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Who May Appear in Small Claims Court ?

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“Parties” in a lawsuit are the people or organizations (such as businesses, nonprofit groups or government agencies) who are named in the case – either as a plaintiff or as a defendant.

If the court decides that someone cannot properly present his or her claim or defense and needs help, the court may allow someone else to assist him or her.

(See the California Code of Civil Procedure, Section 116.540(l)) Opens new window

The court has to be asked for its permission to allow someone to appear for another party in small claims court. To ask for permission, the person who will appear needs to get and fill in the Authorization to Appear on Behalf of Party (Small Claims) (Form SC-109). Opens new window  (This is not done by the party who is not going to appear in court.)

The person who will appear should take the original Form SC-109 and 2 copies to the hearing. On that day, a copy of the request should be given to the other side and the original request should be given to judge at the beginning of the hearing.
(See California Code of Civil Procedure, Section 116.540(j)) Opens new window


According to California Code of Civil Procedure (CCP), Section 116.540Opens new window only the parties below may appear in Small Claims court cases.


1. For Individuals (CCP, Section 116.540(a)) Opens new window

    1. Only the people named in the case (the plaintiff and defendant).

2. For Husband and Wife (CCP, Section 116.540(k)) Opens new window
A husband or wife who sues or who is sued with his or her spouse may appear and participate on behalf of his or her spouse if:

(1) the claim is a joint claim,
(2) the represented spouse has given his or her consent, and
(3) the court determines that the interests of justice would be served.

3. For Corporations (CCP, Section 116.540(b)) Opens new window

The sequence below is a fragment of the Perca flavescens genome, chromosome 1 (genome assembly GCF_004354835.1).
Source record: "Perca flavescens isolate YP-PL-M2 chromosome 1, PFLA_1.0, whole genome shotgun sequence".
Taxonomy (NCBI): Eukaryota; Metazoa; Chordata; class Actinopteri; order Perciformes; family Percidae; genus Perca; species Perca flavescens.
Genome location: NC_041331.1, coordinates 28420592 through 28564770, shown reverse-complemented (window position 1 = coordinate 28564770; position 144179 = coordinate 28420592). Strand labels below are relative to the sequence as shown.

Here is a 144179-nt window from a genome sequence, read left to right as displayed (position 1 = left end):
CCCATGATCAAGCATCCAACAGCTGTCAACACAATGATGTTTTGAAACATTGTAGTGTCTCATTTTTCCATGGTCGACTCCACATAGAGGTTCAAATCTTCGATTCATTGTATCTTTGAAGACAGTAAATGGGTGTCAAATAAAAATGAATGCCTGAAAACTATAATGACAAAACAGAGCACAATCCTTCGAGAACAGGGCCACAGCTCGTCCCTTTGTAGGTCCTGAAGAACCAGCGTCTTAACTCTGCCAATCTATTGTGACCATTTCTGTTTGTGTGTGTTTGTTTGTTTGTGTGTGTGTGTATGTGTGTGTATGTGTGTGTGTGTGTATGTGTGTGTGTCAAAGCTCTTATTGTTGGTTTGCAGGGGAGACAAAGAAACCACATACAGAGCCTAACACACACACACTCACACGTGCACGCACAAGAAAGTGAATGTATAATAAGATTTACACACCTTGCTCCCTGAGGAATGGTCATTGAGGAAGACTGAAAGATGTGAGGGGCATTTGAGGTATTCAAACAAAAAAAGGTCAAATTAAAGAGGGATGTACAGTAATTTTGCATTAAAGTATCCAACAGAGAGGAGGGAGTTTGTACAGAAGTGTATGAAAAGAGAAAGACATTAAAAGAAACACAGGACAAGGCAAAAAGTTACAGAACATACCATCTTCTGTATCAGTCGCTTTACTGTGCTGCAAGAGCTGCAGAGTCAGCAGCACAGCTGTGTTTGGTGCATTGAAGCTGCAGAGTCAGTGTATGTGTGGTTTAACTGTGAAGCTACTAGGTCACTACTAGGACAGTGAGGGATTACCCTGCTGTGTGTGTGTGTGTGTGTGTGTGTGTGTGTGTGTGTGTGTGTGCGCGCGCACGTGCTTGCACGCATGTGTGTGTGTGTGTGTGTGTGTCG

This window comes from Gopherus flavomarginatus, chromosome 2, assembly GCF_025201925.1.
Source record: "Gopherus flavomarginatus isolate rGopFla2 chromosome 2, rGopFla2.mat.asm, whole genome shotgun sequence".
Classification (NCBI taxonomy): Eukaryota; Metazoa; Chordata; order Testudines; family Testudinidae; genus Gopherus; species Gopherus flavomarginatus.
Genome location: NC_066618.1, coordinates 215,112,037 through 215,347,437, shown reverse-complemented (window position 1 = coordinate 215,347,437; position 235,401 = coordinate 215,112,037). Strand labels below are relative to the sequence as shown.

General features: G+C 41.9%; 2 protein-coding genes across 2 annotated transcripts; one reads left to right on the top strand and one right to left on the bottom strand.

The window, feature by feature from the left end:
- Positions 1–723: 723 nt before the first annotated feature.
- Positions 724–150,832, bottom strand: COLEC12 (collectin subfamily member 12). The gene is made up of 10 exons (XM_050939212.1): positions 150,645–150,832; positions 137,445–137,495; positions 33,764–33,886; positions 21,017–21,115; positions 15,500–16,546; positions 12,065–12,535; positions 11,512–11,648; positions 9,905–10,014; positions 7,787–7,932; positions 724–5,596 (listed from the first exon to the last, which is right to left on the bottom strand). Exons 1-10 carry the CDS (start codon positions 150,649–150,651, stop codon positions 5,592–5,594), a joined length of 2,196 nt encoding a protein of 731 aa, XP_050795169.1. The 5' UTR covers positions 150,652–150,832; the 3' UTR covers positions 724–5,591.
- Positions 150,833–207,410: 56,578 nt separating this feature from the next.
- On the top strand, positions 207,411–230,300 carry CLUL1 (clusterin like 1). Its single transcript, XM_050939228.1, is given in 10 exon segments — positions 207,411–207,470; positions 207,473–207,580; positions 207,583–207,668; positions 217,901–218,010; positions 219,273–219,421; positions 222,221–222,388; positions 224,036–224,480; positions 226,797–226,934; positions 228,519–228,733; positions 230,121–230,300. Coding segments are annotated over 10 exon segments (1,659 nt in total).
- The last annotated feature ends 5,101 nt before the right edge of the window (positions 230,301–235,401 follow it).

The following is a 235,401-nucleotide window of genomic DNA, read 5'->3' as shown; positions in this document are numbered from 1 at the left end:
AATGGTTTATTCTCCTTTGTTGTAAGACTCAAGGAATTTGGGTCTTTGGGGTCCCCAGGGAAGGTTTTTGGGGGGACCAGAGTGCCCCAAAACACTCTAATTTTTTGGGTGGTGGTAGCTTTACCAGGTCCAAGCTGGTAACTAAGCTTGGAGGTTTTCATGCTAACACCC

1. A regular employee, or
    2. A duly appointed or elected officer or director, who is employed, appointed, or elected for purposes other than solely representing the corporation in small claims court.

4. For Parties Who Are Not Individuals Or Corporations (such as Partnerships) (CCP, Section 116.540(c)) Opens new window

    1. A regular employee, or
    2. A duly appointed or elected officer or director, or in the case of a partnership, a partner, engaged for purposes other than solely representing the party in small claims court.

5. For an Individual “Doing Business As” a Sole Proprietorship (DBA)
(CCP, Section 116.540(d)) Opens new window
The party may appear and participate in a small claims case by a representative and without personally appearing if both of the following conditions are met:

    1. The claim can be proved or disputed by evidence of an account that constitutes a business record as defined in the (California Evidence Code, Section 1271), Opens new window and there is no other issue of fact in the case. And,
    2. The representative is a regular employee of the party for purposes other than solely representing the party in small claims cases and is qualified to testify to the identity and mode of preparation of the business record.

6. For a Landlord (CCP, Section 116.540(h)) Opens new window
A party who is an owner of rental real property may appear and participate in a small claims case through a property agent under contract with the owner to manage the rental of that property, if

    1. The owner has retained the property agent principally to manage the rental of that property and not principally to represent the owner in small claims court, and
    2. The claim relates to the rental property.

7. For an Association (CCP, Section 116.540(i)) Opens new window
A party that is an association created to manage a common interest development, as defined in California’s Civil Code, Section 1271, may appear and participate in a small claims case through an agent, a management company representative, or bookkeeper who appears on behalf of that association.


NOTE 1:  Generally, Attorneys Are Not Allowed in Small Claims Court
(CCP, Section 116.540(m)). Opens new window

An attorney can always represent:

    1. Themselves (CCP, Section 116.540(b)(1), (2) and (3)). Opens new window
    2. A party to enforce a judgment in Small Claims court
      (CCP, Section, 116.540(b)(1)), Opens new window or,
    3. A party in an appeal from Small Claims court. (If the defendant in the case loses, he or she may appeal the decision by asking for a new trial. At the new trial either the plaintiff or the defendant may have an attorney represent them.) (CCP, Section 116.530(3)). Opens new window


NOTE 2:
  Translators/interpreters (California Evidence Code, Section 752) Opens new window
Parties may use interpreters in small claims court. However, translators and interpreters do not represent the party.


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